Exam 2 Questions (Part 2) Flashcards Preview

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Flashcards in Exam 2 Questions (Part 2) Deck (33):

Procaine (Novocain)

- Rapidly metabolized by blood cholinesterase to an allergen
- Allergic reactions occur
- Intermediate onset, short duration


Bupivacaine (Marcaine)

- Slow to intermediate onset, long duration of action
- Metabolized by CYP450 enzymes in liver
a. Slower rate than for esters
b. Good alternative if patients allergic to esters
- Duration prolonged if liver function impaired


Levobupivacaine (Chirocaine)

- active optical isomer of Bupivacaine (Marcaine)



Long acting liposomal suspension approved for post surgical pain management


Lidocaine (Xylocaine)

- Rapid onset, intermediate duration of action
- Same metabolism pathway as bupivacaine
- Transdermal patch: Lidoderm


Peripheral Nerve Block

- Injection near nerve trunk
- Common for dental procedures, surgery on single extremity, etc



- Space between bone and dura mater
- Large and accessible, route common for obstetrics
-Type of central neural block



- Spinal Nerve Blockade: Subarachnoid Space
- Most effective
- Most dangerous
- Patient position and solution density determine area blocked


Central Nerve Blocks (General)

- Two types: Epidural and Intrathecal
- Postural headaches most common complaint
- Risk of hematoma if LMWH anticoagulants given concurrently


Sympathetic Block

- Sympathetic activity increases with complex regional pain syndrome
- Block usually occurs with central neural block, but can specifically inject area surrounding nerve chain ganglia


Diazepam (Valium): Skeletal Muscle Relaxant

- Increased GABA inhibition (via BZ and GABAA receptors) of 1a afferents (presynaptic) thus inhibiting hyperactive reflex arcs; of supra spinal center (sedation)
- Used for spasticity and muscle spasm
- Broadest spectrum of BZDs
- Sedation is a therapeutic benefit and side effect
- Long term concerns: dependence and withdrawal


Carisoprodol (Soma, Vanadem)
Cyclobenzaprine (Flexeril)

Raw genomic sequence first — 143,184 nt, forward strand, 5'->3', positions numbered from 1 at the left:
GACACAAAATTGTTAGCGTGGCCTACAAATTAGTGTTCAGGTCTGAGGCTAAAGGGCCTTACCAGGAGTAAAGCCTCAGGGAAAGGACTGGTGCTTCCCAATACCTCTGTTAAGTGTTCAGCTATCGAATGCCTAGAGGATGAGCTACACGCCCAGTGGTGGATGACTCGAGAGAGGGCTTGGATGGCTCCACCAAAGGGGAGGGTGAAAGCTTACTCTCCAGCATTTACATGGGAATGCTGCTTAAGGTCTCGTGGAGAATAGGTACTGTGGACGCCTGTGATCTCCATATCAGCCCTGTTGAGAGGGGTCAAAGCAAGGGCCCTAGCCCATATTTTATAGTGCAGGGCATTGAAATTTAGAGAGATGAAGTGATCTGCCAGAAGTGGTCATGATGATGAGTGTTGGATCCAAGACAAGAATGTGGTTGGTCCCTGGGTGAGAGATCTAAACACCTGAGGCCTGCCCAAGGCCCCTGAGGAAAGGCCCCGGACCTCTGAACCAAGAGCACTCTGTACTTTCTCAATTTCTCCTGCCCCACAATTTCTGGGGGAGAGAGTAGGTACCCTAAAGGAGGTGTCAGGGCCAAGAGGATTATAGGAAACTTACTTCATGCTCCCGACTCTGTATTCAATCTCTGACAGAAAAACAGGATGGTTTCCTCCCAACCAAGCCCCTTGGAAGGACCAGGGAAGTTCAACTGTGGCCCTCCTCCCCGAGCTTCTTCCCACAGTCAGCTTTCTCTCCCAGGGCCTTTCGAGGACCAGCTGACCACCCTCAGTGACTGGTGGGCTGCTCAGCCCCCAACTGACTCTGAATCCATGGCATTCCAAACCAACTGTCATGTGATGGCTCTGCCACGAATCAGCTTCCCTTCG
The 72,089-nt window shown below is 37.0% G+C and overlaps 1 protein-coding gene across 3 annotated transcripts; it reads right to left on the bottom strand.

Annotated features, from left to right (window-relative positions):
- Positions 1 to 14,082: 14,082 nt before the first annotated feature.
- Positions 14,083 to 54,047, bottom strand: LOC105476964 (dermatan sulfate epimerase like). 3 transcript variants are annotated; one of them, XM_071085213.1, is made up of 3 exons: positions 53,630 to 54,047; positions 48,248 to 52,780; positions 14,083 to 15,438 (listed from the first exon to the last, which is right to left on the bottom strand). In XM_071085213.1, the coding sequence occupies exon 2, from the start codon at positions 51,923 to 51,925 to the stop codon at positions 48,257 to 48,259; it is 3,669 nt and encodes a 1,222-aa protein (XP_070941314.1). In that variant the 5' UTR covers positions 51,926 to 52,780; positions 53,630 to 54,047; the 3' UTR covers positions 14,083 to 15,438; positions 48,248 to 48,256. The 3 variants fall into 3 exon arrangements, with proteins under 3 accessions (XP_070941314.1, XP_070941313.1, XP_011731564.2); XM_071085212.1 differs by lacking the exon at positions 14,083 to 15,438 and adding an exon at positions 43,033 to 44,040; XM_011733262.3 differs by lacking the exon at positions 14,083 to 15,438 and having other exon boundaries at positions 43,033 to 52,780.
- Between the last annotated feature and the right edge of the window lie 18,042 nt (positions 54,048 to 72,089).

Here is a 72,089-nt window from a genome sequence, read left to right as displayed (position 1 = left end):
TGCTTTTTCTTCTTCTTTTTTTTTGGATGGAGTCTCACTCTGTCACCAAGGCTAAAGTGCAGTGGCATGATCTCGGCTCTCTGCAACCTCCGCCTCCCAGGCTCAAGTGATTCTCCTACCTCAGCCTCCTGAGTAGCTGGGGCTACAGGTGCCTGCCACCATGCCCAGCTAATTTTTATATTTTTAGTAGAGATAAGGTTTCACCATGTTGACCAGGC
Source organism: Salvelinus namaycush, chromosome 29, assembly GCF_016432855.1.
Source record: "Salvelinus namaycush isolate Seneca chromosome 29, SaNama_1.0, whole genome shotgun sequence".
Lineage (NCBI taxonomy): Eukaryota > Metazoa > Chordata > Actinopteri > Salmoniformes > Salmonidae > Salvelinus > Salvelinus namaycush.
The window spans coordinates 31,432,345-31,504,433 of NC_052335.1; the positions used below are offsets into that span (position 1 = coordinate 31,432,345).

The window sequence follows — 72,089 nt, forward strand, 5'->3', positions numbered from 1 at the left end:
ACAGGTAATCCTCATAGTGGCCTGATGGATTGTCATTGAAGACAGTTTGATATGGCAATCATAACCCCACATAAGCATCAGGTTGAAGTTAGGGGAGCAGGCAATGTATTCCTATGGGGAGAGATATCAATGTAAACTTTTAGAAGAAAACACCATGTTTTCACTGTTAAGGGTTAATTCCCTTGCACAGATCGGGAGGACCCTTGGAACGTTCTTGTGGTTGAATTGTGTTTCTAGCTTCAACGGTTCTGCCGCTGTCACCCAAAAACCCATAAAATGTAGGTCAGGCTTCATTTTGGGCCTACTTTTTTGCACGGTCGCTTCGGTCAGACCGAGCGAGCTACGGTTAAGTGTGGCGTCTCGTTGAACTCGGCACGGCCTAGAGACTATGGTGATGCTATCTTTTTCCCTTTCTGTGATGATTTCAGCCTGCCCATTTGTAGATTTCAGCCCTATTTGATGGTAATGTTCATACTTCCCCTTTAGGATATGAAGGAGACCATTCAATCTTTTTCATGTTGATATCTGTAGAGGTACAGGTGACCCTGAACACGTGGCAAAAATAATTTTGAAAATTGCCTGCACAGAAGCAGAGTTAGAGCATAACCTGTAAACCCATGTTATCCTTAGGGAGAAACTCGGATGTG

- Polysynaptic inhibitors (other centrally acting compounds)
- MECHANISM: spinal cord reflex inhibition and sedation
- USES: Often in combo with acetaminophen and aspirin
- ADVERSE: Drowsiness, dizziness, dependence, tolerance.
- Carisoprodol has an active metabolite, Meprobamate (Schedule IV)... avoid abrupt withdrawal


Baclofen (Lioresal)

- Used to treat spasticity
- Structurally similar to GABA
- GABA-B receptor agonist... inhibits release of excitatory neurotransmitters. Results in inhibition of alpha motor neuron activity in spinal cord and pain pathways. Relaxation of skeletal muscle and some analgesia
- Drug of choice for MS
- ADVERSE: Drowsiness, muscle weakness, withdrawal syndrome


Intrathecal Administration for Baclofen (Lioresal)

- Injection in subarachnoid space surrounding spinal cord
- Programmable pump system
- Maximize benefit (including analgesia), minimize side effects
- Drawbacks
a. Malfunction of pump system
b. Tolerance require dose increase over time
c. Severe withdrawal syndrome possible: merits black box warning


Dantrolene (Dantrium)

- Inhibits Calcium release from sarcoplasmic reticulum in skeletal muscle cells (RyR Antagonist); inhibits muscle contraction
- Indicated for severe spasticity regardless of cause, CVA, CP, spinal cord lesions, MS, malignant hyperthermia
- Adverse Effects: Generalized muscle weakness, hepatotoxicity


Gabapentin (Neurontin)

- Mechanism: Enhances GABA activity (antiseizure)
- Uses: Good in combination with others; also indicated fro chronic pain


Tizanidine (Zanaflex)

- Mechanism: Alpha 2 receptor agonist
- Related to clonidine, but less BP effects
- Inhibitory actions in spinal cord
a. Presynaptic inhibition of excitatory interneurons
b. Decreased activity of alpha motor neurons
- Sedation and dry mouth similar to clonidine


Botulinum Toxin

- Mechanism: Binds to presynaptic vesicles and inhibits release of ACh; produces paralysis rather than relaxation
- Uses: Indicated for dystonias and other specific muscle spasms; local injection paralyzes specific muscles
- Also approved to treat excess sweating, wrinkles, chronic migraine, and urinary incontinence in patients with spinal injuries
- Drawbacks: effects wear off in 2-3 months; limited number of muscles may be treated in a given session
- CAUTION: May spread from injection site


Tubocurarine (Curare)

- Nondepolarizing blocker (receptor antagonist)